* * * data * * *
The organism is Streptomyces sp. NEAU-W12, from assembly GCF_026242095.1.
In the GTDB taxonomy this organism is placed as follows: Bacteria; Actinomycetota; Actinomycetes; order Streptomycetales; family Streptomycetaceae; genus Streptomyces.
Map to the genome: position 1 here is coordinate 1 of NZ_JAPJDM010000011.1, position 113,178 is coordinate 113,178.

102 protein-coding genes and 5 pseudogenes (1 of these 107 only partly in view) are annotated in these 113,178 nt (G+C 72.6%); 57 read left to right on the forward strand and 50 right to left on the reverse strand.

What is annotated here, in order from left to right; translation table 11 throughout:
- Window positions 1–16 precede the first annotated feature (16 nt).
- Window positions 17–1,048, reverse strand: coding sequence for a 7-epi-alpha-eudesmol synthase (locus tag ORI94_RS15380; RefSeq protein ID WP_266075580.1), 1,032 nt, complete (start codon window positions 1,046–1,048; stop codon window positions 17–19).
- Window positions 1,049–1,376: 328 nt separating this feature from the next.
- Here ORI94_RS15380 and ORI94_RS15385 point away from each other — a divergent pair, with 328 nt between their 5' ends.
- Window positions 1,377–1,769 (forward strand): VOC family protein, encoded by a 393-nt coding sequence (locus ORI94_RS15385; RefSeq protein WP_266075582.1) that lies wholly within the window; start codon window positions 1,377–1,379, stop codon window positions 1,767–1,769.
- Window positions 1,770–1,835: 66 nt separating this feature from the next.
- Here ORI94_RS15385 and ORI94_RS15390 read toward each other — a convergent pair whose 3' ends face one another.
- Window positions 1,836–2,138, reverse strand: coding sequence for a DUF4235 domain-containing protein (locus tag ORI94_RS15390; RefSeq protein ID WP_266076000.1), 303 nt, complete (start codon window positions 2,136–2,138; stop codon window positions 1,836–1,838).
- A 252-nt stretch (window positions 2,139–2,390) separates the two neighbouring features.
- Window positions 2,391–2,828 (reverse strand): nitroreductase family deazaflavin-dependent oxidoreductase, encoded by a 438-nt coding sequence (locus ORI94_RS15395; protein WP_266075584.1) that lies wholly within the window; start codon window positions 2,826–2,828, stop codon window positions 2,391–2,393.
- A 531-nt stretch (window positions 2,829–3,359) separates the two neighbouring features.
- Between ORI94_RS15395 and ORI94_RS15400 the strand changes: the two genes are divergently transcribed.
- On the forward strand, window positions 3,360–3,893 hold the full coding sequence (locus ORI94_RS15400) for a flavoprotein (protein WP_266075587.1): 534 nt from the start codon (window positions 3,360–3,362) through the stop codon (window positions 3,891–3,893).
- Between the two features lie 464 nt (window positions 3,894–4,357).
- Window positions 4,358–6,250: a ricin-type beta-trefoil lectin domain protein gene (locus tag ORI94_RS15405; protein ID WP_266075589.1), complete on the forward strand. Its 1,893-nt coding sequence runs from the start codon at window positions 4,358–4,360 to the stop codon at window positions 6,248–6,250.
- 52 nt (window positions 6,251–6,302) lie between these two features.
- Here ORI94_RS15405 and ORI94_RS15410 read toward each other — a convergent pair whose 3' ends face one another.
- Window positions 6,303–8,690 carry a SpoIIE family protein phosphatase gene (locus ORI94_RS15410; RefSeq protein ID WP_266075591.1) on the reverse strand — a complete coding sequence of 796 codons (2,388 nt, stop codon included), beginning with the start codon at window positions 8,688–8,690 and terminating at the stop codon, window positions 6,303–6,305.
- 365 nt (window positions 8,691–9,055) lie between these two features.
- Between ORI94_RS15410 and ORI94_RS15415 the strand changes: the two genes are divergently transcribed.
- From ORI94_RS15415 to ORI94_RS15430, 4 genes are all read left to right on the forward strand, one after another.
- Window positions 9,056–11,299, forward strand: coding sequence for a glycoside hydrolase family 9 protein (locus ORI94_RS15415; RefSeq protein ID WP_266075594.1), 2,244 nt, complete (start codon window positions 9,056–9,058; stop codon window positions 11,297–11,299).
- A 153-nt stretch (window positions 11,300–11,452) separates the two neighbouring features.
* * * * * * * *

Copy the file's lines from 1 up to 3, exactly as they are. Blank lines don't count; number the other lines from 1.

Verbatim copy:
The organism is Streptomyces sp. NEAU-W12, from assembly GCF_026242095.1.
In the GTDB taxonomy this organism is placed as follows: Bacteria; Actinomycetota; Actinomycetes; order Streptomycetales; family Streptomycetaceae; genus Streptomyces.
Map to the genome: position 1 here is coordinate 1 of NZ_JAPJDM010000011.1, position 113,178 is coordinate 113,178.